The critical role played by a free press was encapsulated by the third US President, Thomas Jefferson who wrote the American Declaration of Independence that spurred his countrymen to take up arms against the tyrannical government of King George III. He said: ‘Were it left to me to decide whether we should have a government without newspapers, or newspapers without a government, I should not hesitate a moment to prefer the latter’.
Lai Mohammed talked about the government owning its own social media platform. Does he think an extension of the Nigerian Television Authority can work in this day and age? Who watches NTA – the organ of government propaganda? Free markets and media liberalization as well as social media has rendered NTA irrelevant in the current scheme of things and any attempt by the government to create its own social media for Nigerians will be utterly resisted by the emotionally battered and psychologically scarred Nigerian people.
This suspension is a huge anti-climax because of the importance of free speech in any democracy. We have had over 22 years of unbroken democracy since 1999 and it can’t still be said to be a nascent one. Many journalists put their lives and careers as well as personal safety on the line during the fight against military rule. Some like Dele Giwa, Bagulda Kaltho, Chris Imodibe etc paid the supreme price. Others like Babafemi Ojudu, the current Political Adviser to President Buhari and former Senator, Chris Anyanwu, a former Magazine Publisher and Senator and many others were unjustly incarcerated. Others like Dapo Olorunyomi of Premium Times, Dele Momodu etc were forced into exile for fear of being gunned down by General Sani Abacha’s heartless goons. Were their noble efforts in vain? Nigeria looks for every way to continually break your spirit and crush even the most optimistic of people.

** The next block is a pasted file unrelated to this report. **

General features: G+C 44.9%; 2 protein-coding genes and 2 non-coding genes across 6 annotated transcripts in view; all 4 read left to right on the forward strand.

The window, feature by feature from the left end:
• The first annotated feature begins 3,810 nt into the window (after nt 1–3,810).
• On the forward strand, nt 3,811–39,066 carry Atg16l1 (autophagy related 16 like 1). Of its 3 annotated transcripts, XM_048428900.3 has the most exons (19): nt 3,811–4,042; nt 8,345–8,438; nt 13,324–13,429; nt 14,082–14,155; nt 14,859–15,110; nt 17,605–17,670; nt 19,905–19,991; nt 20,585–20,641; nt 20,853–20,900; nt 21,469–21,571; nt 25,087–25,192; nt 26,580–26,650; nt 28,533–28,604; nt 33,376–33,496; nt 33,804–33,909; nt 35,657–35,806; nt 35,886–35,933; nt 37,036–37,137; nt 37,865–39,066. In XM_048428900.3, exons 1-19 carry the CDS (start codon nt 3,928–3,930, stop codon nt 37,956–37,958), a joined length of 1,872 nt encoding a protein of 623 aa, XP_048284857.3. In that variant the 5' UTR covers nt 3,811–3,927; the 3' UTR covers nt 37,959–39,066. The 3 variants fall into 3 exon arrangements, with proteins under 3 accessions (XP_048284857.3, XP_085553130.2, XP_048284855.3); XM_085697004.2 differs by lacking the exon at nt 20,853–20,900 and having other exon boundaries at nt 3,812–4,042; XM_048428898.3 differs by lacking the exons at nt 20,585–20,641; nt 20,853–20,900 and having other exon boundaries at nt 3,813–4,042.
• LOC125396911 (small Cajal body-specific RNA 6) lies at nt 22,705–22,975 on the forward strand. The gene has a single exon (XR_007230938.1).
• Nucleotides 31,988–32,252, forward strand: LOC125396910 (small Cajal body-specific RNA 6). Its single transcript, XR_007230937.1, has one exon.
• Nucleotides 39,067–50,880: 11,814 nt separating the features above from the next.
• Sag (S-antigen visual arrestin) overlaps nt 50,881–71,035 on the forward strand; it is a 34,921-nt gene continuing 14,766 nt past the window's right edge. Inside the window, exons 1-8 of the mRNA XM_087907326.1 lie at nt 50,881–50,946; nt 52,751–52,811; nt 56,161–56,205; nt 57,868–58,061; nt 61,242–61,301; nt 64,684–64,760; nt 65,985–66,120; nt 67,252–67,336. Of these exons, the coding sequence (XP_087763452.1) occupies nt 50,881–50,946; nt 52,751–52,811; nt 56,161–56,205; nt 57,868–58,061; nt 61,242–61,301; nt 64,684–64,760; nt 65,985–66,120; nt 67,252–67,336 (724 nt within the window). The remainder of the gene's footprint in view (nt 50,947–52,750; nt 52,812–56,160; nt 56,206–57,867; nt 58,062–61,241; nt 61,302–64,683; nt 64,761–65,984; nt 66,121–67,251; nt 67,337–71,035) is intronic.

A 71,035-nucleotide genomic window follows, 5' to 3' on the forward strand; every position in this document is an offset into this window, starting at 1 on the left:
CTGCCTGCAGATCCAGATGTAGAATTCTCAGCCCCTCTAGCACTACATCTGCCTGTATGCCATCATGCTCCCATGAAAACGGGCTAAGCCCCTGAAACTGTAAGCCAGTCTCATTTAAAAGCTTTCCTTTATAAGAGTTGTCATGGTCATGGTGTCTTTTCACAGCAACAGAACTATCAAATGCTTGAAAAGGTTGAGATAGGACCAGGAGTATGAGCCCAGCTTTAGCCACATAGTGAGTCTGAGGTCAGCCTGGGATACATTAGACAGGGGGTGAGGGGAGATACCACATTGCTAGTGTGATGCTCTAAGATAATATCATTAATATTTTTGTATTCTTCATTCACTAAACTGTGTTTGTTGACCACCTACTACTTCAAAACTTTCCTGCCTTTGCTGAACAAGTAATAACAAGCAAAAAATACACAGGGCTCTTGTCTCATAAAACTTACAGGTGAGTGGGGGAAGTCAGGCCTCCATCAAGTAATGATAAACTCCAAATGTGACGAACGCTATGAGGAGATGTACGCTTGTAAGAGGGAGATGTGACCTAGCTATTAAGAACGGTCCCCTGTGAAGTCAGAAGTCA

There is an economic angle to the banning too. Being on Twitter as a social media influencer is a source of livelihood to many young Nigerians who have invested their time, money and emotions building a huge audience on the platform. When they achieve that, they help brands sell their goods and services as Twitter brand ambassadors. A popular one is Japheth Joshua Omojuwa who has over a million followers there and is a renowned socio-political commentator as well. The ban will render them economically prostrate and some may even have to refund the money paid to them by brands as a result of the force majeure. The current unemployment rate according to the National Bureau of Statistics is put at 33% which is one of the highest in the world. This ban will in no miniscule measure exponentially increase the unemployment rate. Why does the government not think public policies carefully before enacting them? What then becomes of the youths who are already currently impoverished? The other day, the Minister for the Interior, Ogbeni Rauf Adesoji Aregbesola was saying that Nigerian youths shouldn’t renounce their Nigerian citizenship. What does the Nigerian State give as a reward for being a loyal citizen? Rather than give anything tangible, it takes your entire being from you and spits you out like chaff after sucking you dry.
We call on the Federal Government to immediately reverse the indefinite suspension ban as it is repugnant to natural justice, equity and good conscience. All Nigerians should take to the barricades to vehemently resist this latest act of tyranny. We owe it to the generations yet unborn to secure their future where their inalienable right to free speech wouldn’t be compromised by the whim of an insensitive government.
Ademiluyi, co founder of The Vent Republic Media wrote from Lagos.